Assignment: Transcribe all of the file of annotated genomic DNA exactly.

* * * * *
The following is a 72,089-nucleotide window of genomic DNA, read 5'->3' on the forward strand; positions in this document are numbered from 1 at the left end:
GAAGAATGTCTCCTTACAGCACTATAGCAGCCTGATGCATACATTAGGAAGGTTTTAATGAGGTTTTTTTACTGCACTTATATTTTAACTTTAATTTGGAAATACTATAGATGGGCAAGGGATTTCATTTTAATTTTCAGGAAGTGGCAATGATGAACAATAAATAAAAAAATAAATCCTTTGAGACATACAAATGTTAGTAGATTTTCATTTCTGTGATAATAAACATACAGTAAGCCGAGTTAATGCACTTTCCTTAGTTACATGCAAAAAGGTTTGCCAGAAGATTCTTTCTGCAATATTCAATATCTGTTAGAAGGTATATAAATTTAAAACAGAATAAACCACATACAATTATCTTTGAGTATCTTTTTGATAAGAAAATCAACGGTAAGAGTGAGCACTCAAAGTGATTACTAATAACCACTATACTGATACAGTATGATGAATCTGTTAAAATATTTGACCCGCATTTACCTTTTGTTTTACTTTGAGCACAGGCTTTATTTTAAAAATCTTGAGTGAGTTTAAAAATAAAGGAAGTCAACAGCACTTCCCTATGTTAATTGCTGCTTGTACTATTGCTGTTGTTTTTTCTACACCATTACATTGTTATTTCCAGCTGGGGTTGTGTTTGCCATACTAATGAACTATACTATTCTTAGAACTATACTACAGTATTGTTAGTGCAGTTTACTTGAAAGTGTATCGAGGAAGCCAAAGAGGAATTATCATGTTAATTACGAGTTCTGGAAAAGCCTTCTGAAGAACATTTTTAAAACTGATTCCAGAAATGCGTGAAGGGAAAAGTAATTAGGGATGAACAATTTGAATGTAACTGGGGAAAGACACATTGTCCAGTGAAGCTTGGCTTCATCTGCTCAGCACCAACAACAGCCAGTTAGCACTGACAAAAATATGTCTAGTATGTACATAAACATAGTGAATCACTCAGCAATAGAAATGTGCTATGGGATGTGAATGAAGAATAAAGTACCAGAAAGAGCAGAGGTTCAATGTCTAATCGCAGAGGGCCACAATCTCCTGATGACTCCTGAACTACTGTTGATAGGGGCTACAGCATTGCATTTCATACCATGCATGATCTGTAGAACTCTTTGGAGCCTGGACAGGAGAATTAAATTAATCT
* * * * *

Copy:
The following is a 72,089-nucleotide window of genomic DNA, read 5'->3' on the forward strand; positions in this document are numbered from 1 at the left end:
GAAGAATGTCTCCTTACAGCACTATAGCAGCCTGATGCATACATTAGGAAGGTTTTAATGAGGTTTTTTTACTGCACTTATATTTTAACTTTAATTTGGAAATACTATAGATGGGCAAGGGATTTCATTTTAATTTTCAGGAAGTGGCAATGATGAACAATAAATAAAAAAATAAATCCTTTGAGACATACAAATGTTAGTAGATTTTCATTTCTGTGATAATAAACATACAGTAAGCCGAGTTAATGCACTTTCCTTAGTTACATGCAAAAAGGTTTGCCAGAAGATTCTTTCTGCAATATTCAATATCTGTTAGAAGGTATATAAATTTAAAACAGAATAAACCACATACAATTATCTTTGAGTATCTTTTTGATAAGAAAATCAACGGTAAGAGTGAGCACTCAAAGTGATTACTAATAACCACTATACTGATACAGTATGATGAATCTGTTAAAATATTTGACCCGCATTTACCTTTTGTTTTACTTTGAGCACAGGCTTTATTTTAAAAATCTTGAGTGAGTTTAAAAATAAAGGAAGTCAACAGCACTTCCCTATGTTAATTGCTGCTTGTACTATTGCTGTTGTTTTTTCTACACCATTACATTGTTATTTCCAGCTGGGGTTGTGTTTGCCATACTAATGAACTATACTATTCTTAGAACTATACTACAGTATTGTTAGTGCAGTTTACTTGAAAGTGTATCGAGGAAGCCAAAGAGGAATTATCATGTTAATTACGAGTTCTGGAAAAGCCTTCTGAAGAACATTTTTAAAACTGATTCCAGAAATGCGTGAAGGGAAAAGTAATTAGGGATGAACAATTTGAATGTAACTGGGGAAAGACACATTGTCCAGTGAAGCTTGGCTTCATCTGCTCAGCACCAACAACAGCCAGTTAGCACTGACAAAAATATGTCTAGTATGTACATAAACATAGTGAATCACTCAGCAATAGAAATGTGCTATGGGATGTGAATGAAGAATAAAGTACCAGAAAGAGCAGAGGTTCAATGTCTAATCGCAGAGGGCCACAATCTCCTGATGACTCCTGAACTACTGTTGATAGGGGCTACAGCATTGCATTTCATACCATGCATGATCTGTAGAACTCTTTGGAGCCTGGACAGGAGAATTAAATTAATCT